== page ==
Ait Bougmez Valley
Travel to Ait Bougmez Valley – Morocco’s Most Picturesque Valley
The Ait Bougmez Valley is probably the most picturesque and beautiful region of the Central High Atlas Mountains. Thanks to its attractive vernacular mud brick architecture surrounded by an amphitheatre of stunning mountains, the valley entertains a large number of visitors each year.
Walking and trekking possibilities in the High Atlas abound and Morocco’s second highest peak, the Mgoun Massif, is not far away.
The valley of the Ait Bougmez is situated 200 kilometres east of Marrakech in the heart of the Central High Atlas at the foot of the Mgoun range that soars to over 13,000 feet.
The valley is 14 kilometres in length and about a kilometre across, it is a wide flat expanse of fruit orchards, fields of barley, and green pastures criss-crossed by flowing streams.
Visitors to Ait Bougmez Valley have a wide range of attractions to lure them. These include the Mgoun Massif, Abachkou town, Tarbat ‘N’ Tirsal village, and the Mdiwel Valley.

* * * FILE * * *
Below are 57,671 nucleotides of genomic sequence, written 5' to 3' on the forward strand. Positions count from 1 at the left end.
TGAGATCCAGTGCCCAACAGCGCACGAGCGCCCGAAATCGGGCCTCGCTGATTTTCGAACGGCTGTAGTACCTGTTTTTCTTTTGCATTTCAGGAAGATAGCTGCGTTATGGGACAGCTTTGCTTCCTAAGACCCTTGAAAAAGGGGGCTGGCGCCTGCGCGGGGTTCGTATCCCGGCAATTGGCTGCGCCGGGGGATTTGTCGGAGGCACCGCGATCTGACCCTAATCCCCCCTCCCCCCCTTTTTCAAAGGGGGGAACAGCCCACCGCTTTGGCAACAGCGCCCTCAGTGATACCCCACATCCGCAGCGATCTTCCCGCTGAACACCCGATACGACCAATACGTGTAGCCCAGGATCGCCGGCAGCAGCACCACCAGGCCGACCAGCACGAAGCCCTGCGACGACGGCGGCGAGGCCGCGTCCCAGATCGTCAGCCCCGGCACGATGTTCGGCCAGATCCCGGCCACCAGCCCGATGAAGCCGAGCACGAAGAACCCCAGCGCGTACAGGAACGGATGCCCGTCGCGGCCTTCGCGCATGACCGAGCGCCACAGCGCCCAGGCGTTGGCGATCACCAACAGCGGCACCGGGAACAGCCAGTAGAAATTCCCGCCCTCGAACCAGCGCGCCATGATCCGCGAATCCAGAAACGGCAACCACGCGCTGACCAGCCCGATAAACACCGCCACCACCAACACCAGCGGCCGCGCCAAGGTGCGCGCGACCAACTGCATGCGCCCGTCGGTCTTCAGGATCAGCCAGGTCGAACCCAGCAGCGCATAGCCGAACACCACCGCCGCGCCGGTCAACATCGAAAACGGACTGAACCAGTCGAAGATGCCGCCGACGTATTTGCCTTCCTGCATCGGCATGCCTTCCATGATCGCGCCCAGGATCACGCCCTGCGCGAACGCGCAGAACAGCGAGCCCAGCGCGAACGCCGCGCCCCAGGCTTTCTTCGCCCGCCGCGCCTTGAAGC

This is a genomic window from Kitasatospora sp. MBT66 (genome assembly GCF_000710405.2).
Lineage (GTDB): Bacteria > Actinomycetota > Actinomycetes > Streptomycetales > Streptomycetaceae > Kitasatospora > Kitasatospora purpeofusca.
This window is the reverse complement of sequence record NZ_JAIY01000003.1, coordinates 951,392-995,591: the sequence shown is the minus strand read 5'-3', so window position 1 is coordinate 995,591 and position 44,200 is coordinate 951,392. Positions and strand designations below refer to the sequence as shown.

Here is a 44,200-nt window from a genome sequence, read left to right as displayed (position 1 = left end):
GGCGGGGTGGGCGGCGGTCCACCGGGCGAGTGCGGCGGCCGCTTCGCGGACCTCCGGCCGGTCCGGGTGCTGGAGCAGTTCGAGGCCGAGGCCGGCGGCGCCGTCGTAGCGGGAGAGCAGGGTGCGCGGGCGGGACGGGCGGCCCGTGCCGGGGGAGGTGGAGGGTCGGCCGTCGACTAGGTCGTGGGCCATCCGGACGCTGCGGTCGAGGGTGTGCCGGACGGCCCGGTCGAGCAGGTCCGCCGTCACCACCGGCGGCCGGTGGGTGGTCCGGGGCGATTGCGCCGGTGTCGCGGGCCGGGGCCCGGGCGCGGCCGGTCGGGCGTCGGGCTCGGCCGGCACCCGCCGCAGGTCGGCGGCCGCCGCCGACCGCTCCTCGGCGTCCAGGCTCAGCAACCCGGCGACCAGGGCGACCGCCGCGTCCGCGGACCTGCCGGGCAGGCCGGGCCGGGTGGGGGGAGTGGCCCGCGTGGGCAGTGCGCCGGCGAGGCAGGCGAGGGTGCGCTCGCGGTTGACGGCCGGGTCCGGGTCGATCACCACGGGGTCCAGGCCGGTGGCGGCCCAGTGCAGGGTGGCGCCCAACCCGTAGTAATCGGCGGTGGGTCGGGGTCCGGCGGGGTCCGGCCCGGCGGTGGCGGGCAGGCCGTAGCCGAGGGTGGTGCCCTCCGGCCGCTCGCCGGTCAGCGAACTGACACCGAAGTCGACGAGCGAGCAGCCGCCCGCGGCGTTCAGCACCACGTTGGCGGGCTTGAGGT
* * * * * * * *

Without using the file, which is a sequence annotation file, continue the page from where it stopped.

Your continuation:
Many travellers visit Ait Bougmez to walk in the beautiful valley or to set out on foot on a challenging trek to the Mgoun Massif. Trekking usually involves camping out, visiting remote villages, and enjoying the amazing scenery that many believe surpasses that of the High Atlas Mountains. Mountain biking can also be organised locally.
For a real insight into local life and a chance to unwind stay in a traditional Berber house – you’ll be most welcome!
Travel by private transport is the best way to reach this remote region – several routes lead to the valley, each offering breathtaking scenery of snow-capped peaks, tiny villages clinging to mountainsides and gushing streams. Allow a good half day to reach the valley from Marrakech.
- Enjoy hiking in and around the most beautiful valley in the High Atlas and Morocco’s second highest peak.
- Ait Bougmez Valley offers endless possibilities for exploration in a varied and beautiful landscape.
- Discover beautiful traditional villages of flat-roofed pisé and vernacular mud brick architecture.